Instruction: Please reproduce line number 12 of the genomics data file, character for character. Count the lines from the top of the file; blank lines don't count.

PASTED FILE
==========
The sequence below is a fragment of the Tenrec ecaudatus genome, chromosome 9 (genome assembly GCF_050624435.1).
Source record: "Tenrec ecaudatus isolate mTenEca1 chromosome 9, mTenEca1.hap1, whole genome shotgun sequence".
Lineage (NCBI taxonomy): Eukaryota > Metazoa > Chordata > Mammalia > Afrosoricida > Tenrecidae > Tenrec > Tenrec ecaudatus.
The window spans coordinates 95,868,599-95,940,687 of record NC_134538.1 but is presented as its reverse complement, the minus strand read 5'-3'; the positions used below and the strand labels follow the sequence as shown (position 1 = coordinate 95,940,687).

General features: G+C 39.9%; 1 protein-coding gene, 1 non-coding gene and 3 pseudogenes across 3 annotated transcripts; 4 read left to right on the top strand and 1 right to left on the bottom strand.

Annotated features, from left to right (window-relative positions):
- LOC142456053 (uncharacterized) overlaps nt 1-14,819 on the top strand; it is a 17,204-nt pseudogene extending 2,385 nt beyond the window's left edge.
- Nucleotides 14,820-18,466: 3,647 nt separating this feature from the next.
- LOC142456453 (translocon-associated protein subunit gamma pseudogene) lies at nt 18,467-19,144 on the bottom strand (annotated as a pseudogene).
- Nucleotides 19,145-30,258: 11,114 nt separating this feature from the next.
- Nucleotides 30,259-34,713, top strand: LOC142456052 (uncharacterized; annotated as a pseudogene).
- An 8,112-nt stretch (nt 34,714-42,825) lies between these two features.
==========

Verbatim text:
- An 8,112-nt stretch (nt 34,714-42,825) lies between these two features.